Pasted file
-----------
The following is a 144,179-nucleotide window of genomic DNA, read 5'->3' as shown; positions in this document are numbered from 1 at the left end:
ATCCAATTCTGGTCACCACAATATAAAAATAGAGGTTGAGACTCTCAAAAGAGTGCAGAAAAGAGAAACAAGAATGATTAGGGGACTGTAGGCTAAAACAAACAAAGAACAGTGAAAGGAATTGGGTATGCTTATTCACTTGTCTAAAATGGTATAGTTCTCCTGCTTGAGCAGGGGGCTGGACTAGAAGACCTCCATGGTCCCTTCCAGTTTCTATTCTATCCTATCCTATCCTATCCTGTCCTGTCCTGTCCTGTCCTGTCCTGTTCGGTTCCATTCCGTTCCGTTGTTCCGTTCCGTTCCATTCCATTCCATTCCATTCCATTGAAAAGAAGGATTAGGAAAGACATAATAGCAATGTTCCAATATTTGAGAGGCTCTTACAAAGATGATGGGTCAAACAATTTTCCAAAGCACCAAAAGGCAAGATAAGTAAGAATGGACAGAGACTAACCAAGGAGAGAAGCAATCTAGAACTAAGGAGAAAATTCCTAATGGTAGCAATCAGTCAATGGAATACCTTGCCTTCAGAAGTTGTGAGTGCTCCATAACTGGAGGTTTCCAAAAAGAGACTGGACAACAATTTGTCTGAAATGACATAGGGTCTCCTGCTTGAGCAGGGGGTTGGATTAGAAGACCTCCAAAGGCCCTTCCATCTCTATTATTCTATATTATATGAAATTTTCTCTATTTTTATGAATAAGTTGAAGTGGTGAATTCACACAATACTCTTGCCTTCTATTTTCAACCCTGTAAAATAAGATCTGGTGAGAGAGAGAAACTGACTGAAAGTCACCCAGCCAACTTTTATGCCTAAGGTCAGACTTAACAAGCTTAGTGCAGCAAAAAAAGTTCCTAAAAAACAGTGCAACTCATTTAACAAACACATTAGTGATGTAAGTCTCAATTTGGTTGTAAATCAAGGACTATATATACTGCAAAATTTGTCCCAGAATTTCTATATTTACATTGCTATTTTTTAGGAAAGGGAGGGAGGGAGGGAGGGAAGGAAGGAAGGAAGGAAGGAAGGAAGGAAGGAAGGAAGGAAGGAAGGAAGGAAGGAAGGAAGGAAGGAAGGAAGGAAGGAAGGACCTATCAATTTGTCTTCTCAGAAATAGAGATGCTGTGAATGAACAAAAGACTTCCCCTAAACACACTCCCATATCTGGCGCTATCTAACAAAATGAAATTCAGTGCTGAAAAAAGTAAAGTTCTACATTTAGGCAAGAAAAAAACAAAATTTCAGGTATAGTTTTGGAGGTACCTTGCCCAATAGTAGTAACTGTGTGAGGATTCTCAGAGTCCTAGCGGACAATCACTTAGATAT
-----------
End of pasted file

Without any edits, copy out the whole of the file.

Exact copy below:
The following is a 144,179-nucleotide window of genomic DNA, read 5'->3' as shown; positions in this document are numbered from 1 at the left end:
ATCCAATTCTGGTCACCACAATATAAAAATAGAGGTTGAGACTCTCAAAAGAGTGCAGAAAAGAGAAACAAGAATGATTAGGGGACTGTAGGCTAAAACAAACAAAGAACAGTGAAAGGAATTGGGTATGCTTATTCACTTGTCTAAAATGGTATAGTTCTCCTGCTTGAGCAGGGGGCTGGACTAGAAGACCTCCATGGTCCCTTCCAGTTTCTATTCTATCCTATCCTATCCTATCCTGTCCTGTCCTGTCCTGTCCTGTCCTGTTCGGTTCCATTCCGTTCCGTTGTTCCGTTCCGTTCCATTCCATTCCATTCCATTCCATTGAAAAGAAGGATTAGGAAAGACATAATAGCAATGTTCCAATATTTGAGAGGCTCTTACAAAGATGATGGGTCAAACAATTTTCCAAAGCACCAAAAGGCAAGATAAGTAAGAATGGACAGAGACTAACCAAGGAGAGAAGCAATCTAGAACTAAGGAGAAAATTCCTAATGGTAGCAATCAGTCAATGGAATACCTTGCCTTCAGAAGTTGTGAGTGCTCCATAACTGGAGGTTTCCAAAAAGAGACTGGACAACAATTTGTCTGAAATGACATAGGGTCTCCTGCTTGAGCAGGGGGTTGGATTAGAAGACCTCCAAAGGCCCTTCCATCTCTATTATTCTATATTATATGAAATTTTCTCTATTTTTATGAATAAGTTGAAGTGGTGAATTCACACAATACTCTTGCCTTCTATTTTCAACCCTGTAAAATAAGATCTGGTGAGAGAGAGAAACTGACTGAAAGTCACCCAGCCAACTTTTATGCCTAAGGTCAGACTTAACAAGCTTAGTGCAGCAAAAAAAGTTCCTAAAAAACAGTGCAACTCATTTAACAAACACATTAGTGATGTAAGTCTCAATTTGGTTGTAAATCAAGGACTATATATACTGCAAAATTTGTCCCAGAATTTCTATATTTACATTGCTATTTTTTAGGAAAGGGAGGGAGGGAGGGAGGGAAGGAAGGAAGGAAGGAAGGAAGGAAGGAAGGAAGGAAGGAAGGAAGGAAGGAAGGAAGGAAGGAAGGAAGGAAGGAAGGAAGGACCTATCAATTTGTCTTCTCAGAAATAGAGATGCTGTGAATGAACAAAAGACTTCCCCTAAACACACTCCCATATCTGGCGCTATCTAACAAAATGAAATTCAGTGCTGAAAAAAGTAAAGTTCTACATTTAGGCAAGAAAAAAACAAAATTTCAGGTATAGTTTTGGAGGTACCTTGCCCAATAGTAGTAACTGTGTGAGGATTCTCAGAGTCCTAGCGGACAATCACTTAGATAT